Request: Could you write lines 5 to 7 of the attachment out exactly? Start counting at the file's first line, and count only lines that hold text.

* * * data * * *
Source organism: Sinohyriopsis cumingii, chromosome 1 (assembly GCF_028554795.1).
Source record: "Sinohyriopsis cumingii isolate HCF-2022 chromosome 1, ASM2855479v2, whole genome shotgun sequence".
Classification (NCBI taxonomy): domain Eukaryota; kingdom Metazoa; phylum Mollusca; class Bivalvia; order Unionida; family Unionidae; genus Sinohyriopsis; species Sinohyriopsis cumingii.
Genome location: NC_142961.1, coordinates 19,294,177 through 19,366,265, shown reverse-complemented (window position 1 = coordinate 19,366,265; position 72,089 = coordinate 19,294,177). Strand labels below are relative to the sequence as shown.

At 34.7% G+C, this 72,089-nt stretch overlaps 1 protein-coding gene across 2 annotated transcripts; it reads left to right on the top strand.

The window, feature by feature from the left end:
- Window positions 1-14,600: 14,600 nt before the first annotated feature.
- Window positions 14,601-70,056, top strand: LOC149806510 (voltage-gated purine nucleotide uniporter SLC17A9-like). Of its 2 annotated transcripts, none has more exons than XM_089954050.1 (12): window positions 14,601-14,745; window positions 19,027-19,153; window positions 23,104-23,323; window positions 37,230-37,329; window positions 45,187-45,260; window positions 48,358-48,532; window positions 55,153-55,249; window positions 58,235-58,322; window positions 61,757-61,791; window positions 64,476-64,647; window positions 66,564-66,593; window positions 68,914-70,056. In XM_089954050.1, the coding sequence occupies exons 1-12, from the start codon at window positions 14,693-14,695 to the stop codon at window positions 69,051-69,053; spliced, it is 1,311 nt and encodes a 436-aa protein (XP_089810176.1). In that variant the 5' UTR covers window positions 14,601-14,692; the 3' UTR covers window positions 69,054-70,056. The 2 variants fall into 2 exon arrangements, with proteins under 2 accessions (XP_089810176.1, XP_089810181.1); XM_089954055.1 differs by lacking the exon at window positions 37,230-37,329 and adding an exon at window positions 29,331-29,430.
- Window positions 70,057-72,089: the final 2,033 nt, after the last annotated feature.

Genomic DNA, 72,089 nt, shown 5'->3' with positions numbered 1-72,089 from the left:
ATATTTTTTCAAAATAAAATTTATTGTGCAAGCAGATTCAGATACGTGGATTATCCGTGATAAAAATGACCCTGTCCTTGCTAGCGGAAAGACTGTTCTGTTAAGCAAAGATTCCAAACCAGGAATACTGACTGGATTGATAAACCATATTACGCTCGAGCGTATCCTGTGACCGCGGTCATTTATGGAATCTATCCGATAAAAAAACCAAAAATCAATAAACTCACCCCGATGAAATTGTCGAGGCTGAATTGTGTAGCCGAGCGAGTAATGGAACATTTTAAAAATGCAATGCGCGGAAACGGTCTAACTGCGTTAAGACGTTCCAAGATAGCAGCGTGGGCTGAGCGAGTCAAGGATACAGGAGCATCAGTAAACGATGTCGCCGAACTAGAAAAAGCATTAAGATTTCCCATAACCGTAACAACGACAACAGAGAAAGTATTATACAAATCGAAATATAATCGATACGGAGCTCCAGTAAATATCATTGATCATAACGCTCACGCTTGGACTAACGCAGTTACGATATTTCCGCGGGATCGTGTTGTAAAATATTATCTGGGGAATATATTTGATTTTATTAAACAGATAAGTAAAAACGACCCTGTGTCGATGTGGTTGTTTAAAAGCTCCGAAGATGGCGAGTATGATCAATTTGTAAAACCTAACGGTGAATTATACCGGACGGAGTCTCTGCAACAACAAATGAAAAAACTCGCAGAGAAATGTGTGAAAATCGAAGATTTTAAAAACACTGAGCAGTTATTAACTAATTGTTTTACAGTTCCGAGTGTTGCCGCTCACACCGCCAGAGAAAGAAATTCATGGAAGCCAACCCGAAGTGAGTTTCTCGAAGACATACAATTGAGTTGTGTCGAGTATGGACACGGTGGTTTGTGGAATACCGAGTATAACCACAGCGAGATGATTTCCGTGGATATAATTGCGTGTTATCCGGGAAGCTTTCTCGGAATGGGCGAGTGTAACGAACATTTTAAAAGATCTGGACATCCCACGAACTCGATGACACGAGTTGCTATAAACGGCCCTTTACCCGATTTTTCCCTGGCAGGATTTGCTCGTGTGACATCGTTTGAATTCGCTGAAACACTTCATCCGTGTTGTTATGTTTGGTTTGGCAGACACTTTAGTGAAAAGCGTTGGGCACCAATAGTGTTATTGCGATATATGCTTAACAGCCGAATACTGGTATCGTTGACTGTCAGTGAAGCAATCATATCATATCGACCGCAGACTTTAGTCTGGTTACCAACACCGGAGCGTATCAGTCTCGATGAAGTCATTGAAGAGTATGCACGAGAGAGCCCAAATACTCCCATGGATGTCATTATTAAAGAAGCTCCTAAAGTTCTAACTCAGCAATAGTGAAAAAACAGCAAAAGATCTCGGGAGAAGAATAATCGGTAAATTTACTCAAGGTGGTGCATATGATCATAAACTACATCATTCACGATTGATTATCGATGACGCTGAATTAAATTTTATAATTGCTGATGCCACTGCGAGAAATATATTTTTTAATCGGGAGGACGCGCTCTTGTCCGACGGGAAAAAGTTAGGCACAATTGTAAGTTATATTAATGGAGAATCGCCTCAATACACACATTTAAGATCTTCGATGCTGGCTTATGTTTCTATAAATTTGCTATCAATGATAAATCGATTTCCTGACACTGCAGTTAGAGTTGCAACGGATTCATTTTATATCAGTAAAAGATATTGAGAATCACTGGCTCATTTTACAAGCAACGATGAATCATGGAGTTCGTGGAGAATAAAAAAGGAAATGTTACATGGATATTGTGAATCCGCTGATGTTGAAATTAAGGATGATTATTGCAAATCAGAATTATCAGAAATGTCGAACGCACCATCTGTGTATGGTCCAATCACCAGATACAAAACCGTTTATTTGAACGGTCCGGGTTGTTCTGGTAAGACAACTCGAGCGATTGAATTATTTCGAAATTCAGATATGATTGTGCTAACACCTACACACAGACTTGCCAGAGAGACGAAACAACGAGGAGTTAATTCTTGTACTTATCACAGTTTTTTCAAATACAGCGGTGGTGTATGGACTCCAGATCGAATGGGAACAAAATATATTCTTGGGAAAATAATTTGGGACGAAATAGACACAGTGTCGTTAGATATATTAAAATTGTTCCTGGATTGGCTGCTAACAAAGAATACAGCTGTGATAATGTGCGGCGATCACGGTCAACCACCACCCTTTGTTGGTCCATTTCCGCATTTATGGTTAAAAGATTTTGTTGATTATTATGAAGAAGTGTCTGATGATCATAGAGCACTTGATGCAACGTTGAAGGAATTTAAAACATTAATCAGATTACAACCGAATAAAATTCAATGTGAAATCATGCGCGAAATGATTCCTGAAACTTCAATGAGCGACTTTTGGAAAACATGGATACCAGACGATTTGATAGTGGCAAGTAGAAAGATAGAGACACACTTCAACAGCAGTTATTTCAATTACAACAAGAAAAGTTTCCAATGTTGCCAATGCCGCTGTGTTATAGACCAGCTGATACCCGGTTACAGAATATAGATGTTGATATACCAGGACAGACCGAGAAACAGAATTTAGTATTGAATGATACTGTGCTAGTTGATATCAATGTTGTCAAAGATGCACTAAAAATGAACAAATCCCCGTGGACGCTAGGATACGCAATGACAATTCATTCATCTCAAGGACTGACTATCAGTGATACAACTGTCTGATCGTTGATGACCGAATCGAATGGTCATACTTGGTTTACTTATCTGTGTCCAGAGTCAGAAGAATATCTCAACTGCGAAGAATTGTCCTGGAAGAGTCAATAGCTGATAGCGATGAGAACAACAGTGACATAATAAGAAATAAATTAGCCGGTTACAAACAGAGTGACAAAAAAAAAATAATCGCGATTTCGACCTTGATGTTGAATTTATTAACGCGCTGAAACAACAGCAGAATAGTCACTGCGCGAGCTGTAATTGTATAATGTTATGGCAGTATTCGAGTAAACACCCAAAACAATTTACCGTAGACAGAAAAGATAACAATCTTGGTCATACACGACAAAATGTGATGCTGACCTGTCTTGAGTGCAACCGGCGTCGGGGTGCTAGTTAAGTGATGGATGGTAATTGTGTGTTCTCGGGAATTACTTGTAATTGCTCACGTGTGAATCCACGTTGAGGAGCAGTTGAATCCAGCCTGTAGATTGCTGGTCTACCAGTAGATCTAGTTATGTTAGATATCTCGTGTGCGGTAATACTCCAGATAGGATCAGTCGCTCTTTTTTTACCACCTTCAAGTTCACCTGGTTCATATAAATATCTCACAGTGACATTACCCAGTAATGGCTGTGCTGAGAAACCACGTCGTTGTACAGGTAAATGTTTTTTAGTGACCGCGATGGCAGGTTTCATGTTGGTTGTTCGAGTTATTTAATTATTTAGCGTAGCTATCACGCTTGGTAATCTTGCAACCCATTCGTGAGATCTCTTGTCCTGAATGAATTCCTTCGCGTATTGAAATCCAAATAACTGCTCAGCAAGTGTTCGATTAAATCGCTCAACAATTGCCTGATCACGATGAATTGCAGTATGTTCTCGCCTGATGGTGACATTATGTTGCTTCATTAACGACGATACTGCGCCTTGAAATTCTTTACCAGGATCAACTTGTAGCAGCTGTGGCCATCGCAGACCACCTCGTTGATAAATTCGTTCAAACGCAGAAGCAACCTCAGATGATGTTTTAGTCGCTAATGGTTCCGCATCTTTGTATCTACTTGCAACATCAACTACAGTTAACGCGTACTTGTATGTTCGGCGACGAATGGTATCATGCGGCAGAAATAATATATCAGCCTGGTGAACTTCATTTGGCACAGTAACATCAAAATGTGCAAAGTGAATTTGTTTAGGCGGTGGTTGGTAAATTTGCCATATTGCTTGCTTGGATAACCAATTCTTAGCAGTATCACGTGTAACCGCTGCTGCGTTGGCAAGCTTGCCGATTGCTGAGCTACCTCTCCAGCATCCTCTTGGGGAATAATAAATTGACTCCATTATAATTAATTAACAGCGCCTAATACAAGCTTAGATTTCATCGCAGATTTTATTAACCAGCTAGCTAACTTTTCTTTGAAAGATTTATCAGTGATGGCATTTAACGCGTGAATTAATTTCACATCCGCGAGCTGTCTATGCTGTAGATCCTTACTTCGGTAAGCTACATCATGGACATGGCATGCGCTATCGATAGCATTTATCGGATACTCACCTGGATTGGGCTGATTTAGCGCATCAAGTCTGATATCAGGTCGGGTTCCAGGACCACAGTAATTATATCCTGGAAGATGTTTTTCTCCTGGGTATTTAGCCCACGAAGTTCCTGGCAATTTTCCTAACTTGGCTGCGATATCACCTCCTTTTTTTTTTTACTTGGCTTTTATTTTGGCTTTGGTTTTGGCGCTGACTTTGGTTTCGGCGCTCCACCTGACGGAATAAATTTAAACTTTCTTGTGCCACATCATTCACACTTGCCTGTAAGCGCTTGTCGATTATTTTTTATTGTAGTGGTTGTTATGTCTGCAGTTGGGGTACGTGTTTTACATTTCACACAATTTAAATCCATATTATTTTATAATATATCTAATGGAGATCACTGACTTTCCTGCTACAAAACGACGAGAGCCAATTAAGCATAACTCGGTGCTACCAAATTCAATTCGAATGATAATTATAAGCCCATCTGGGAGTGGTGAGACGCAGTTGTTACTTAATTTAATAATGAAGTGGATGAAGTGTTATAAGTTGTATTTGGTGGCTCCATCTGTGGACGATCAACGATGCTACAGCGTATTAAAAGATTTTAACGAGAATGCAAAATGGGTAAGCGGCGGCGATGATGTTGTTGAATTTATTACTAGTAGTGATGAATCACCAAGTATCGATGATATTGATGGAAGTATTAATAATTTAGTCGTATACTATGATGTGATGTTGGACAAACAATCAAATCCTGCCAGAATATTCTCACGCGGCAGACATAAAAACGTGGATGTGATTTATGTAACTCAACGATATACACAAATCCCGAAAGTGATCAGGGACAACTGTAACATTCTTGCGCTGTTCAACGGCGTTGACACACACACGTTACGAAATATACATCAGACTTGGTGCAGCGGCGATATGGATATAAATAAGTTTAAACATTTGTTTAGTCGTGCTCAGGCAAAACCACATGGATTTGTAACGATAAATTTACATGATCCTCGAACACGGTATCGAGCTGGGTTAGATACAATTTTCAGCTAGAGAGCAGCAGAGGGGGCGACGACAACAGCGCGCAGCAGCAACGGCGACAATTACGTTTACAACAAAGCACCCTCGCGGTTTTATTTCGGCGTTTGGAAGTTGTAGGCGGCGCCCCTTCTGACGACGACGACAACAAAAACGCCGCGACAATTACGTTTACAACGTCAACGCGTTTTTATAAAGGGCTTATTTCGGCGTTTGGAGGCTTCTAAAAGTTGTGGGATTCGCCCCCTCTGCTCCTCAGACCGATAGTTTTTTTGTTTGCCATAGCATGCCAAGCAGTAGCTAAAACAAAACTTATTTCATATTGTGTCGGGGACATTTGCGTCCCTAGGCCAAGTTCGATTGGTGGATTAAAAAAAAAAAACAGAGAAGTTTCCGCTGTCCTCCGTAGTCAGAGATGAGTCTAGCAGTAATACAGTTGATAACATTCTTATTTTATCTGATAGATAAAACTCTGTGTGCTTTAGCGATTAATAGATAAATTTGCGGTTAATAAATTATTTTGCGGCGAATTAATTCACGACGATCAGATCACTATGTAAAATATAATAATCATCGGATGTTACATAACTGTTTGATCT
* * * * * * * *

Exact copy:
At 34.7% G+C, this 72,089-nt stretch overlaps 1 protein-coding gene across 2 annotated transcripts; it reads left to right on the top strand.

The window, feature by feature from the left end:
- Window positions 1-14,600: 14,600 nt before the first annotated feature.